Thursday, March 29, 2012

Retro SGM Radio: Southern Gospel's Young Artist Feature - July 2007

Since the beginning of Southern Gospel, groups have consisted of every age, from the old to the young. Second and third generation singers have been brought up through the ranks of family groups like the Happy Goodmans, the Rambos, the Hoppers and the McKameys. Today more than ever, we are seeing a burst of youth on the Southern Gospel scene and these young people are making their mark for their generation. With a desire to reach the lost, hone their talents, and present a fresh new sound, the new wave of Southern Gospel is taking the best of the past and forming it into a style that is finding an increasingly larger audience.

SGM Radio recently talked to some of these Young Gospel artists, and asked them to share their hearts with us. Each one we talked to has their own story to share, just as each has their own style of music and how they see Southern Gospel. We hope you enjoy an insight into the music and souls of Young Gospel.

The questions we asked the Young Gospel artists were: What is the biggest challenge facing your generation in Southern Gospel? And, what is the biggest challenge of having a career in music? Here are their answers.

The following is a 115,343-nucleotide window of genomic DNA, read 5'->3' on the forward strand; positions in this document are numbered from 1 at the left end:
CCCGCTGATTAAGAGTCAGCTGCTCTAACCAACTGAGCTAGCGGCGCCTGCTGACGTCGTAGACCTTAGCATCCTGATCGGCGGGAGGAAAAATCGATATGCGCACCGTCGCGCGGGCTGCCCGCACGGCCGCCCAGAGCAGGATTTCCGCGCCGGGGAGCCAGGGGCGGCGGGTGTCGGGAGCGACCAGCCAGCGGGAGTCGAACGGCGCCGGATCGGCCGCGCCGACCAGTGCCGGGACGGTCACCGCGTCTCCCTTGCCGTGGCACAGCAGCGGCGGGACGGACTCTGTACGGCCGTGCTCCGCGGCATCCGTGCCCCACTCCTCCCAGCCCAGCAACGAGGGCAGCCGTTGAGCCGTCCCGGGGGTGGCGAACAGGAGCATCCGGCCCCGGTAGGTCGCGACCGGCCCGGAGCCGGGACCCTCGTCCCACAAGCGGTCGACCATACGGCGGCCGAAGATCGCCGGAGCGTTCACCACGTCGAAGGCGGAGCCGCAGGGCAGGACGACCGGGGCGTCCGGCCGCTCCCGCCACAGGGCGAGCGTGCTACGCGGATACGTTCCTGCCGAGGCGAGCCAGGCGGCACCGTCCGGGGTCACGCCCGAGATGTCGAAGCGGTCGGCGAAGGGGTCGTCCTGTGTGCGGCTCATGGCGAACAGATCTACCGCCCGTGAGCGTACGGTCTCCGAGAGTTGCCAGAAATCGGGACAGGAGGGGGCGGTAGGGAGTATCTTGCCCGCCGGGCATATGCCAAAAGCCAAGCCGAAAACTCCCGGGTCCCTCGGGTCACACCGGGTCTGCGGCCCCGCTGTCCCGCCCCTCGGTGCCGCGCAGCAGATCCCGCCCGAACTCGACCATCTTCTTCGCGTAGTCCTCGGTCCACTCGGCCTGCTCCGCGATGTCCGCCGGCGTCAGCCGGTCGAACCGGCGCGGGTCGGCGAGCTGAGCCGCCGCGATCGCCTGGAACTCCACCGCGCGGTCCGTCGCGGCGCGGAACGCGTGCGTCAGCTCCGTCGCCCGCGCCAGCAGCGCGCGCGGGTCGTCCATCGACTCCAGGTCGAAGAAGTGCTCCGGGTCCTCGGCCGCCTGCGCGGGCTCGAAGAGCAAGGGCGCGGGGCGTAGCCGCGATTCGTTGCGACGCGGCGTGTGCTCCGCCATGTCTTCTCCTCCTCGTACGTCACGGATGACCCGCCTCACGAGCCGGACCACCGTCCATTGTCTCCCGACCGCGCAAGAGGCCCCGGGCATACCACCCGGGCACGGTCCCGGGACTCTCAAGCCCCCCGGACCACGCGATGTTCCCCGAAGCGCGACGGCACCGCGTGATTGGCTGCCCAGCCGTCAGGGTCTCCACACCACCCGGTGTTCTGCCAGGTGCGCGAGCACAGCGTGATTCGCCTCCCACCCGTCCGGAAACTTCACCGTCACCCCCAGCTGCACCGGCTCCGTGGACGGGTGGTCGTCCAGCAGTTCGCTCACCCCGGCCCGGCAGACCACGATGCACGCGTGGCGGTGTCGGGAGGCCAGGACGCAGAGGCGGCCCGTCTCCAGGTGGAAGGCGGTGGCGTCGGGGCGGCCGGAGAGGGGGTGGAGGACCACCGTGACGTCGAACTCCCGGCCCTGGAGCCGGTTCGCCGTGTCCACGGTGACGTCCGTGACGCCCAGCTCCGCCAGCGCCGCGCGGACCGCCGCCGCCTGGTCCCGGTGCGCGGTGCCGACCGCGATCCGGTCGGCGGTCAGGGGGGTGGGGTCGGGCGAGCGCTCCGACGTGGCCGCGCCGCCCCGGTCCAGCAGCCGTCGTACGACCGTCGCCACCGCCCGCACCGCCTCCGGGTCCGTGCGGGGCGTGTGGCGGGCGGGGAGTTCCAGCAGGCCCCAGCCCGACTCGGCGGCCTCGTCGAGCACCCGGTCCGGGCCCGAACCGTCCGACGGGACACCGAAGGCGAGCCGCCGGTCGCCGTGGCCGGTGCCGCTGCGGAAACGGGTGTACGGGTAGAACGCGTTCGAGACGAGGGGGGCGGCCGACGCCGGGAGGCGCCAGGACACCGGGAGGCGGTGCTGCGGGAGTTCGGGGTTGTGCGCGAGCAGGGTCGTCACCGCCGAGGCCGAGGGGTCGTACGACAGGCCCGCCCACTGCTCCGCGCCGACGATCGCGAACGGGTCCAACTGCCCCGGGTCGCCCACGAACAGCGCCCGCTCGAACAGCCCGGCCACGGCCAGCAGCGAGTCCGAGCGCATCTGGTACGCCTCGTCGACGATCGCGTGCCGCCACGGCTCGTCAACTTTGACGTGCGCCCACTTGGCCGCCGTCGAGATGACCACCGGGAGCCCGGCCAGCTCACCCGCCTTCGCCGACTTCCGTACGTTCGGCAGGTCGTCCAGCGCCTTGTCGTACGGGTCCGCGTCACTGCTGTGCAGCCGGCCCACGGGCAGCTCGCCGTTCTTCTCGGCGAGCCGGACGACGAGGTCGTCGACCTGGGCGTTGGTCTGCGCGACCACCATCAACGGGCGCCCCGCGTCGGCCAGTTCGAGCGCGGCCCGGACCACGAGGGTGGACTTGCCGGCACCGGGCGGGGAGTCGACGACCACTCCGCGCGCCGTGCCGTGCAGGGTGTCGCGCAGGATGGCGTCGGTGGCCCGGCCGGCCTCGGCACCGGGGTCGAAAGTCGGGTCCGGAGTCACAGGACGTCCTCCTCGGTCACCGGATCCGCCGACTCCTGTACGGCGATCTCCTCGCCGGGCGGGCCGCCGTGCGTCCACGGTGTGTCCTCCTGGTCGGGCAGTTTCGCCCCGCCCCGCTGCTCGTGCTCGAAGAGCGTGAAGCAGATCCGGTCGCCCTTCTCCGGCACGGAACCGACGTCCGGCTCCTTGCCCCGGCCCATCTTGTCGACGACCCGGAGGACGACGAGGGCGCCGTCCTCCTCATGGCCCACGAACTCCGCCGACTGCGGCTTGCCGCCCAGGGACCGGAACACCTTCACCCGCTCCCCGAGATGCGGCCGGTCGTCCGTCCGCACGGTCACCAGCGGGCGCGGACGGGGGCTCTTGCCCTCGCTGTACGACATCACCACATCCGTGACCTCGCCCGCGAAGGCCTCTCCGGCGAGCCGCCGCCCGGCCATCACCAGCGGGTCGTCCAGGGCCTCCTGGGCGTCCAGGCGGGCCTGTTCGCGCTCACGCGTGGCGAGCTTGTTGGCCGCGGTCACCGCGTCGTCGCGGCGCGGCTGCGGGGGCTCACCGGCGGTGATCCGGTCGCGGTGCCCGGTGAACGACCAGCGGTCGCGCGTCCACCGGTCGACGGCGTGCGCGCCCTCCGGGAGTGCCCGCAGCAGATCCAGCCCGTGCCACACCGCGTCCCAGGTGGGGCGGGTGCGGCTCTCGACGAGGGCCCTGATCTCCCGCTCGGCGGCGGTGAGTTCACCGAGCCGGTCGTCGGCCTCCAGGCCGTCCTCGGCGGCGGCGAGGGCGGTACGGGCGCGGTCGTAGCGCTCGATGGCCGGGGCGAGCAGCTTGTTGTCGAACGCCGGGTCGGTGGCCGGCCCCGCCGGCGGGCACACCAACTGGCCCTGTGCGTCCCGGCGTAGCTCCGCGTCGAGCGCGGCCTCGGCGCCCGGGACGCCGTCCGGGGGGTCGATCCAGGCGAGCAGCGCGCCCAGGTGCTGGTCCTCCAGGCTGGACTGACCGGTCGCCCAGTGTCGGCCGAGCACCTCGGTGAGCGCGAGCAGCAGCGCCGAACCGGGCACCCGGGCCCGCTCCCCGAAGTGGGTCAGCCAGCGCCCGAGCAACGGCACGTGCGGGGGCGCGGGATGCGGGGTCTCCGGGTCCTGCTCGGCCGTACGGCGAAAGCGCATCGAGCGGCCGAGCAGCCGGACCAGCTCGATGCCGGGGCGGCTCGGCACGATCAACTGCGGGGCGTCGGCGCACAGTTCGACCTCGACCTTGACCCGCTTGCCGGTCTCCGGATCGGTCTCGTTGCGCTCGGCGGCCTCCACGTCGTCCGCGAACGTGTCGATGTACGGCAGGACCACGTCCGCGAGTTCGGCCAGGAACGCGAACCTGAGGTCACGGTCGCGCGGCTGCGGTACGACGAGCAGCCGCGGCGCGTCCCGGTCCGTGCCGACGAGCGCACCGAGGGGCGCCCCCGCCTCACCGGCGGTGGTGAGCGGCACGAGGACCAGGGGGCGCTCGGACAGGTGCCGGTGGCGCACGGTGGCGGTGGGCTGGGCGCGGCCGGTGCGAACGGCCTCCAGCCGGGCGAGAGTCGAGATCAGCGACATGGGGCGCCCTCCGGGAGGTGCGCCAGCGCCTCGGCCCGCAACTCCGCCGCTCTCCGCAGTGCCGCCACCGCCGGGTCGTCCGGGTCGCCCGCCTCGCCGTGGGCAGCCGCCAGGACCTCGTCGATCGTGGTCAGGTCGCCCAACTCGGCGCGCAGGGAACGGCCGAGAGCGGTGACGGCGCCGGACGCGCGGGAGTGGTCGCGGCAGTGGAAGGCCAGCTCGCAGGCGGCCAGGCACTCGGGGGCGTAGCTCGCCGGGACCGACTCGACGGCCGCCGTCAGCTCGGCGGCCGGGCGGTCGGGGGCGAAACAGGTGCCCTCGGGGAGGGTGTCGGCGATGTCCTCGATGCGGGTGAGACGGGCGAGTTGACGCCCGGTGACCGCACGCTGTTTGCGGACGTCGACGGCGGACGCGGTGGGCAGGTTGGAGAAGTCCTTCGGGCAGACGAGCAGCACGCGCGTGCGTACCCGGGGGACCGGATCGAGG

Stewart Varnado, The Dixie Echoes (pictured above): “I don't really know of any challenge facing my generation in SG. I think it was probably hard for those in the early days of SG, but we've got it made compared to them [eg] Buses instead of cars. Other than being away from home sometimes too much. I can't think of any reason to complain.”

Daniel Ball, The Ball Brothers: “The biggest challenge we face is trying to reach our generation. We have the challenge of bringing in new fans or Southern Gospel music will die out. For us, we'll continue to honor the tradition of those who have gone before us, yet at the same time carve our own new paths with our music. God is constantly opening new doors for us that are bigger than we ever dreamed. We are excited about what the future holds for the Ball Brothers and all of Southern Gospel.”

Jason Funderburk, Driven: “"I feel the biggest challenge facing our generation in Southern Gospel Music is for people to take us serious about what we do. It is easy for me to feel that a good many people look at us like we are trying to change the way it used to be, but in reality we are trying to worship just as they did or in some cases worship period.
"The biggest challenge in having a career in music is that people or fans in general only get to see about 20% of what it takes to travel and be a singer, musician. They see us grace a platform, sing and then talk to people, but the hard part really takes place the week before and after in preparation for a concert, not including before and after a concert.
“If not for the fans and Southern Gospel supporters we would have a more difficult time trying to present our ministries to a group of folks that have never experienced a true anointed filled evening of music and worship".